Swiss Centre in Italy marks anniversary

The Swiss Centre is considered part of Milan’s modern-day architectural heritage Keystone

The Swiss Centre in Milan is celebrating its 50th anniversary as a towering presence in the heart of the northern Italian city and the biggest complex of its kind representing Switzerland abroad.

This content was published on October 15, 2001 - 15:53

For many years one of the two buildings was the tallest in Milan, and this week a series of events there is aimed at drawing attention to its stature as a centre of Swiss culture.

Designed by the Zurich architect Armin Meili as an avant-garde structure which looks as up-to-date today as it did in 1951, the complex was originally intended to be the headquarters of the "Swiss Club" - an organisation founded in 1883 by the Swiss community in Milan.

But Meili's plans proved too costly for the society and its construction was mainly financed by the Confederation in Bern.

As well as a cultural centre, it also includes the offices of the Swiss consulate, the Swiss chamber of commerce in Italy, Swiss tourism and a Swiss school.

Impressive location

When Milan's Swiss community was searching for a site for the complex, it could hardly have found a more impressive location. It is in the Piazza Cavour, a square named after Camillo Benso, Count of Cavour, whose statue there recalls the key role he played in events leading up the 19th century unification of Italy.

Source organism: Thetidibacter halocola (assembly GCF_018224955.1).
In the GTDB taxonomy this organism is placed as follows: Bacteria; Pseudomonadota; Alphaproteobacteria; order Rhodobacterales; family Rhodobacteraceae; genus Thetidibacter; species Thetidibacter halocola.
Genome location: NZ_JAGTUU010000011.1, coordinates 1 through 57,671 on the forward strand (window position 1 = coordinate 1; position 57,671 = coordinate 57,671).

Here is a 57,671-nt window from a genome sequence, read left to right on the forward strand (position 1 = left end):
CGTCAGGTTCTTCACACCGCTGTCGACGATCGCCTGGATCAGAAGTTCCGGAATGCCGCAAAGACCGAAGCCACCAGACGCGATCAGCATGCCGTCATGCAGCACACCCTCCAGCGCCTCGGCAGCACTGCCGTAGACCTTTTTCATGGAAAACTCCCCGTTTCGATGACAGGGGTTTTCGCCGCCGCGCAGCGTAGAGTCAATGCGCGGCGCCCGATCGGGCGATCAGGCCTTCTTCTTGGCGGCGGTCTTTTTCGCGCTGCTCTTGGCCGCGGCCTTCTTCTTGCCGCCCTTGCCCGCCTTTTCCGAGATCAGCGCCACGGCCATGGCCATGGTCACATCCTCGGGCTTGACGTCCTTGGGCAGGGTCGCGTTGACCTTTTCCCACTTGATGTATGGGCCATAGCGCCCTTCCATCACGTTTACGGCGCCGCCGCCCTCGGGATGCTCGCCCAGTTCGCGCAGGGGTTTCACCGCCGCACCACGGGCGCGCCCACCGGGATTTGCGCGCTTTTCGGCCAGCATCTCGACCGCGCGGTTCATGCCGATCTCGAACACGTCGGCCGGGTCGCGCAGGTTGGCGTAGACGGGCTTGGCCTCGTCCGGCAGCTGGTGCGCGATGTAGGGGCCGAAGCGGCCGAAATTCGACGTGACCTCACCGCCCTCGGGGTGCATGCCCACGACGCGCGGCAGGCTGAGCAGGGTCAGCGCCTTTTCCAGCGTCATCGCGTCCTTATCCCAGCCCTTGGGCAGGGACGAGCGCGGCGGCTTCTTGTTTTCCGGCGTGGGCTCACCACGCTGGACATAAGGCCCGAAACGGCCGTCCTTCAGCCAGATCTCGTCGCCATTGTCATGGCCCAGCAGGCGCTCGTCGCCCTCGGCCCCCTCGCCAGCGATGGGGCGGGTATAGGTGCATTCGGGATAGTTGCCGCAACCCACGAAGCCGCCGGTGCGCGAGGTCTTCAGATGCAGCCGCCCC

Regarded as an integral part of Milan's modern-day architectural heritage, the centre consists of the 20-storey "Torre" (tower) and a smaller building called the "Cassa bassa".

To mark the anniversary, Swiss Week, officially inaugurated by foreign secretary Joseph Deiss, will include exhibitions, debates and the launch of the "Swiss Business Hub", a project aimed at expanding trade links between Switzerland and Italy.

The week of celebrations ends on Saturday with an open day when Milan residents will be able to make a comprehensive tour of the complex.

swissinfo with agencies

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